AMER: You know, for me, it's not about humanizing a woman who was falsely accused of being a terrorist and, you know, being the first female suicide bomber of Europe. It's about actually having the courage to look at the most painful things in our society that are begging for us to look at the root of of violence happen, and who are the human beings behind these headlines? And if not for the sake of just our humanity and the fact that factually she is a human being, then for the sake of national security, it's a necessity to look deeper and to understand the reasons why someone would decide to opt out of our society and feel like they would find their greatest salvation in identity through a radical organization.

FLORIDO: Well, in the movie, Hasna grows up in a poor family in an immigrant suburb of Paris. Her mom kicks her and her sister out of the house as children. They get placed into separate foster homes. And that separation traumatizes her. And it sort of leaves her alone to navigate a French society that is, frankly, deeply prejudiced against Arabs and immigrants. Was that the turning point that you saw for Hasna?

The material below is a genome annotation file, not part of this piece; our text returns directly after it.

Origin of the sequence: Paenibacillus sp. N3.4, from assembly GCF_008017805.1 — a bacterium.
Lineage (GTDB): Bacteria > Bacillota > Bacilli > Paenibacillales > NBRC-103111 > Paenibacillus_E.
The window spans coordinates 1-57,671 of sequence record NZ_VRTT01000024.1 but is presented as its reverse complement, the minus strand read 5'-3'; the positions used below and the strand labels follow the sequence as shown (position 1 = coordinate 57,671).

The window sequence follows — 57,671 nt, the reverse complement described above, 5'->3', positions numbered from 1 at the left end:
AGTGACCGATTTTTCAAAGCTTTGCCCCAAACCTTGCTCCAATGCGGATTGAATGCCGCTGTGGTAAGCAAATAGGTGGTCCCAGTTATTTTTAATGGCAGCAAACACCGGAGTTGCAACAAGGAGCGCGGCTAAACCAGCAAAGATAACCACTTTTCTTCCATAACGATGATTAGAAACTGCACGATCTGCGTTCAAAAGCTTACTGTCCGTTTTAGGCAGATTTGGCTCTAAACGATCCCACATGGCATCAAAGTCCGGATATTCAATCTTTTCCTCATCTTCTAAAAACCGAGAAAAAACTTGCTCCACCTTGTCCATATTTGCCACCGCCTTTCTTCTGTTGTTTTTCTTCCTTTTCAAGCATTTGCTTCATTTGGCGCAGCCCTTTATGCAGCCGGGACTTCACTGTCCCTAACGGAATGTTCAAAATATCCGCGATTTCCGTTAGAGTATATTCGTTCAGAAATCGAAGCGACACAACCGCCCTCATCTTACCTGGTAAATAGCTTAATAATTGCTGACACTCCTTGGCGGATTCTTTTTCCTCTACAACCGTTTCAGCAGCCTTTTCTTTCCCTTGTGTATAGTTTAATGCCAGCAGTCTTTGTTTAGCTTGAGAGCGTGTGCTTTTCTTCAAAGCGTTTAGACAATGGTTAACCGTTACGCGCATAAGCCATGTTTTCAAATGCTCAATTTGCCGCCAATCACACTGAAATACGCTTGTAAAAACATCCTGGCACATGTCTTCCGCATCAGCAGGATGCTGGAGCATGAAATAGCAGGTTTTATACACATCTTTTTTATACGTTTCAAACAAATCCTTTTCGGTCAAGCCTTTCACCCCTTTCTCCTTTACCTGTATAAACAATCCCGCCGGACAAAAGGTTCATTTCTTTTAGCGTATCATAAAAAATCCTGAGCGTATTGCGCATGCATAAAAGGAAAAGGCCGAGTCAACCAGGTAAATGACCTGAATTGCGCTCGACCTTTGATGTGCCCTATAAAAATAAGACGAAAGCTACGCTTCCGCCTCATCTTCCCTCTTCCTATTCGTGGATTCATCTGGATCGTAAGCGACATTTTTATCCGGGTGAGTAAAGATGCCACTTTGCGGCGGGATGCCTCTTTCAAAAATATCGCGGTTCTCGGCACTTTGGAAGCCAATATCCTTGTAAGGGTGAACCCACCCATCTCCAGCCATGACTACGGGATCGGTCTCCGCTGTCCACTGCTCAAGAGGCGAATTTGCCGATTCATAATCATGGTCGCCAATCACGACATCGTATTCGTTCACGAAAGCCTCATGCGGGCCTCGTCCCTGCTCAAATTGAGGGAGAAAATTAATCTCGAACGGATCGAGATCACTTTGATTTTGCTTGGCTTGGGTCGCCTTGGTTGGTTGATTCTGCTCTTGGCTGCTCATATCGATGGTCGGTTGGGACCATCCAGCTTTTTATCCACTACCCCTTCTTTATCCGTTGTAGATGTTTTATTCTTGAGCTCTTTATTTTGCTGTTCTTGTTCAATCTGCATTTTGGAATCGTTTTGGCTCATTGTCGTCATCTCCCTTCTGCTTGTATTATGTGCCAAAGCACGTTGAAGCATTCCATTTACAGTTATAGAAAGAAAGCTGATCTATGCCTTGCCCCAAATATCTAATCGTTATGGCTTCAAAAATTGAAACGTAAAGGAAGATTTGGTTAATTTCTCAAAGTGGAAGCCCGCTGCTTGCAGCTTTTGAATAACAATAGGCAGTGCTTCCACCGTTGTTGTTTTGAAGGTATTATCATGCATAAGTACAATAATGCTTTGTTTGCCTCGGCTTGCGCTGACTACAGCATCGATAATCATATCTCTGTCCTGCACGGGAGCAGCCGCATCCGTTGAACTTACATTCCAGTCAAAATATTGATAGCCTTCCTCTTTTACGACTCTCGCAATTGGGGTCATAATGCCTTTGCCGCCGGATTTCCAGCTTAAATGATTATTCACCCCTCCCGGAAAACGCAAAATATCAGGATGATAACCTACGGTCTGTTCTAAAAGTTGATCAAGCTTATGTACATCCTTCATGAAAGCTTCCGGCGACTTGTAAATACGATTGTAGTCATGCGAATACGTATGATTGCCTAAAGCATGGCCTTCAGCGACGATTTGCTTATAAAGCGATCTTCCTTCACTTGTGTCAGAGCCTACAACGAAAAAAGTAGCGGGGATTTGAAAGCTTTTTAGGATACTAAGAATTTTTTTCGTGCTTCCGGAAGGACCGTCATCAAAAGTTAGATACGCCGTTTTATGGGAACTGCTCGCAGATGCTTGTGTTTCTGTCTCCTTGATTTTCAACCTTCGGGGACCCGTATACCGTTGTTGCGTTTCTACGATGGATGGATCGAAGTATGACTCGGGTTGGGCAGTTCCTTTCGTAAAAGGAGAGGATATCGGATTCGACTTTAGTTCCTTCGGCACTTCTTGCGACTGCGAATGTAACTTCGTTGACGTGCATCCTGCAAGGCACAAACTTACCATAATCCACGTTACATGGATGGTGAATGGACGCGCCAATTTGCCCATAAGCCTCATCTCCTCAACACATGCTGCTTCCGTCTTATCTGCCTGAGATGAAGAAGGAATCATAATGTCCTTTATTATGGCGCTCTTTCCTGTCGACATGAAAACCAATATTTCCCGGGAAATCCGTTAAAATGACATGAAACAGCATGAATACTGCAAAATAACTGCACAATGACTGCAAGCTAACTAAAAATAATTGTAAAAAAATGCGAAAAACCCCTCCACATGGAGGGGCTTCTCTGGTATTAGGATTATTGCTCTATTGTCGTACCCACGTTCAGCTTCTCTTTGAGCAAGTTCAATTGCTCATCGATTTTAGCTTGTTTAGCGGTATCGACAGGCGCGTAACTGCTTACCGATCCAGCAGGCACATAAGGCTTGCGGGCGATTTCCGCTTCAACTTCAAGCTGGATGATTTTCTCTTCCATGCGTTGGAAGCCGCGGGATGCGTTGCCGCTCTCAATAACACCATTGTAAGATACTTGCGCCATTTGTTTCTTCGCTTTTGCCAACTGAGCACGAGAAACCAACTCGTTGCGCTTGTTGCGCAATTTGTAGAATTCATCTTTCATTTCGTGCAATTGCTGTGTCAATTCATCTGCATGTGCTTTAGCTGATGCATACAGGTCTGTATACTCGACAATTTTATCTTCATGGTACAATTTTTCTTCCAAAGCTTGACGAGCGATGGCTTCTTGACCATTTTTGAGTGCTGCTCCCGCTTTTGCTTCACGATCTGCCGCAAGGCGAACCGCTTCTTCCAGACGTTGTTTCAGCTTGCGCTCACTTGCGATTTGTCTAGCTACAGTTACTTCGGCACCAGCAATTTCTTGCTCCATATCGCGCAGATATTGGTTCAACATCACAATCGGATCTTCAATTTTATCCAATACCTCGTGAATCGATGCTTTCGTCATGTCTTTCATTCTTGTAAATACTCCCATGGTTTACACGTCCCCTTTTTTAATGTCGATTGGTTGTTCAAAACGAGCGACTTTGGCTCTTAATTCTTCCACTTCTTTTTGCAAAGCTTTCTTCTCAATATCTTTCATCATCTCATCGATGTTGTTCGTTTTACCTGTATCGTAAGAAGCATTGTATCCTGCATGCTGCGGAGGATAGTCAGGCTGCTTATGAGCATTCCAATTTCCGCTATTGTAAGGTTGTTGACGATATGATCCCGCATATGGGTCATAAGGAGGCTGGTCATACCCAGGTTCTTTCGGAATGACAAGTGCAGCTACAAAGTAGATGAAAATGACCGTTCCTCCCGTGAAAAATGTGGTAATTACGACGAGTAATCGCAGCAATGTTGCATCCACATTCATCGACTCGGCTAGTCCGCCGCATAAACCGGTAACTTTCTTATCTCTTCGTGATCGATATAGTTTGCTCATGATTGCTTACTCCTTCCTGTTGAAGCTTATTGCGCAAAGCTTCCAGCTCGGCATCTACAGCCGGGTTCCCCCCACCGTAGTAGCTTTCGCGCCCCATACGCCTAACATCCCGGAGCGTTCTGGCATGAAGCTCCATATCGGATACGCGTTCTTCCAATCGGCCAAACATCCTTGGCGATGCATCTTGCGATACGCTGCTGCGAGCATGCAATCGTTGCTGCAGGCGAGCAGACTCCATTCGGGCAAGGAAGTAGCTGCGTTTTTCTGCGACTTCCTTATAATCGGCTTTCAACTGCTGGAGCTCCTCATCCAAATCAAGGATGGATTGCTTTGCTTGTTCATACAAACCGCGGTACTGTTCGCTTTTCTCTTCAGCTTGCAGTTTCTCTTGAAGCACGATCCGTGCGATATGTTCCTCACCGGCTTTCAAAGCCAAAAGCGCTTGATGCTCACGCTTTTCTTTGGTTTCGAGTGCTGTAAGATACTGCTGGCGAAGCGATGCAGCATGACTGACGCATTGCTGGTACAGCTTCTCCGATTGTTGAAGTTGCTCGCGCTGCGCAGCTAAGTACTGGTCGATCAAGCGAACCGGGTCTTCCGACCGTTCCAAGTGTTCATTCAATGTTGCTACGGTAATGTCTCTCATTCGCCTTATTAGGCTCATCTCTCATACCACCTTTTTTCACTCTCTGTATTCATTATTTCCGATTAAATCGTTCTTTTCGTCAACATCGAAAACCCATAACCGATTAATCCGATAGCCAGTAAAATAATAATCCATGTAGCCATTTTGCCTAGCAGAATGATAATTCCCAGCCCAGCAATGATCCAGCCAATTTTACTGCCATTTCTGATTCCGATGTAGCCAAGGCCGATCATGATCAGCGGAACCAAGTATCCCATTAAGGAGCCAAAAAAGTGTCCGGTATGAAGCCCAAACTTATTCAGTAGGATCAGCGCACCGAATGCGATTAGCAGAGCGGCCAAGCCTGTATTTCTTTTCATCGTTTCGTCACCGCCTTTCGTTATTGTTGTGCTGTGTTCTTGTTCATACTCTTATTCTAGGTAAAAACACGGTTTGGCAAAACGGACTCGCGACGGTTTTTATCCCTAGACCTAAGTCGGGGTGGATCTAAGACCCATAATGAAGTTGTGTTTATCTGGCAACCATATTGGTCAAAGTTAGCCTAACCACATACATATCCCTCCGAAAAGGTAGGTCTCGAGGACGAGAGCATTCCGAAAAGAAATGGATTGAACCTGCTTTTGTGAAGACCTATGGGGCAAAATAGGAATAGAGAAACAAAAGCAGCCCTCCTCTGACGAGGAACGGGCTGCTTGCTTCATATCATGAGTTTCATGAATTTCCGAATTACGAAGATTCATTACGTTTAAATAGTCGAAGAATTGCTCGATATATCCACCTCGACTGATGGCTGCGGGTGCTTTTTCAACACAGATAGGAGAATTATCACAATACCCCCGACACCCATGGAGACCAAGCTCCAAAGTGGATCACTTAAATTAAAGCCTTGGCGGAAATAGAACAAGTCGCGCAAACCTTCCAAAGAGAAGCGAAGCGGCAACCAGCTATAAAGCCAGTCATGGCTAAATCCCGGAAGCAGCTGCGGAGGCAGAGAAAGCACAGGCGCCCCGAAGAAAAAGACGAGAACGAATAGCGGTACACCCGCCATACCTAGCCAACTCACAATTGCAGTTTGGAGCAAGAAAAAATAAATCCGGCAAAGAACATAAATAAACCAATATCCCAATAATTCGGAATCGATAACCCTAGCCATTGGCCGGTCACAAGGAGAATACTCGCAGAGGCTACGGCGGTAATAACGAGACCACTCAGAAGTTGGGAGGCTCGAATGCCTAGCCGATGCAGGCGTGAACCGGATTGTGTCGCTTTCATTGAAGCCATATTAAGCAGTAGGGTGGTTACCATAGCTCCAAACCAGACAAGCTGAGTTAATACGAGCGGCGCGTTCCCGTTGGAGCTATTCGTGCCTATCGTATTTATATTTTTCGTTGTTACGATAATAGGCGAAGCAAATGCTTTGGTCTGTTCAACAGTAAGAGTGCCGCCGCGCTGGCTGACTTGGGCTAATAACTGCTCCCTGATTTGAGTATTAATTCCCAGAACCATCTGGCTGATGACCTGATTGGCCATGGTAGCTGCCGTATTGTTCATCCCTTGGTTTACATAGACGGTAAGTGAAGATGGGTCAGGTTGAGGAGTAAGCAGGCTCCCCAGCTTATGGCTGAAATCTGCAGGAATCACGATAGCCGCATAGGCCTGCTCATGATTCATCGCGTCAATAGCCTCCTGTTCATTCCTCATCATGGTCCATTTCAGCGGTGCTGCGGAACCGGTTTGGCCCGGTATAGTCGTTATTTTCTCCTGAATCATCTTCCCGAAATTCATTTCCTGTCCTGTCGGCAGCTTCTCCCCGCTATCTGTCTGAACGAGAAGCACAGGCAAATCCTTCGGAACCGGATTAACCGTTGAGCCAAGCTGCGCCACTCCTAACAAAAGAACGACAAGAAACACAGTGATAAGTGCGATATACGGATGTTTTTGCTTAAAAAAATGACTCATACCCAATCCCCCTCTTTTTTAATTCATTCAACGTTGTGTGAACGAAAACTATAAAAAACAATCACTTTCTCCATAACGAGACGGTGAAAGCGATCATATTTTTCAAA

AMER: You know, I think that, you know, whether it's school shootings here in America or, you know, so-called pseudo Islamic terrorist operations, we - sending thoughts or prayers or just demonizing the person who pulls the trigger isn't helping us progress as a society. Every time you try to peg radicalization to an issue, whether it be like lack of education or unemployment or a broken family or poverty, you find someone who didn't struggle with any of these issues and still radicalized. But the one common denominator is a shattered sense of self, someone who is desperately looking for a sense of direction, community, belonging and purpose.